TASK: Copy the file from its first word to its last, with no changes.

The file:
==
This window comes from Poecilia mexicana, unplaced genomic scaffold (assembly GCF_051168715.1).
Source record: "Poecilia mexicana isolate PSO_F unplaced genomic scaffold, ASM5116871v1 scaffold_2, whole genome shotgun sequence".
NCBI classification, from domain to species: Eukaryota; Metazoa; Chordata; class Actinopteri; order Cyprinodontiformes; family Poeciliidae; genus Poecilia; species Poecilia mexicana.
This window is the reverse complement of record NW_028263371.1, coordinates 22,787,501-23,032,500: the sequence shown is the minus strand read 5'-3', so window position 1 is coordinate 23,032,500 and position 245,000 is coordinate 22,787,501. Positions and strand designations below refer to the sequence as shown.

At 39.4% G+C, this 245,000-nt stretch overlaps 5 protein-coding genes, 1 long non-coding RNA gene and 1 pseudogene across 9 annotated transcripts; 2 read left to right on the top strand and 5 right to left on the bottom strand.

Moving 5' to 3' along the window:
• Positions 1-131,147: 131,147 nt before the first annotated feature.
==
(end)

This window comes from Poecilia mexicana, unplaced genomic scaffold (assembly GCF_051168715.1).
Source record: "Poecilia mexicana isolate PSO_F unplaced genomic scaffold, ASM5116871v1 scaffold_2, whole genome shotgun sequence".
NCBI classification, from domain to species: Eukaryota; Metazoa; Chordata; class Actinopteri; order Cyprinodontiformes; family Poeciliidae; genus Poecilia; species Poecilia mexicana.
This window is the reverse complement of record NW_028263371.1, coordinates 22,787,501-23,032,500: the sequence shown is the minus strand read 5'-3', so window position 1 is coordinate 23,032,500 and position 245,000 is coordinate 22,787,501. Positions and strand designations below refer to the sequence as shown.

At 39.4% G+C, this 245,000-nt stretch overlaps 5 protein-coding genes, 1 long non-coding RNA gene and 1 pseudogene across 9 annotated transcripts; 2 read left to right on the top strand and 5 right to left on the bottom strand.

Moving 5' to 3' along the window:
• Positions 1-131,147: 131,147 nt before the first annotated feature.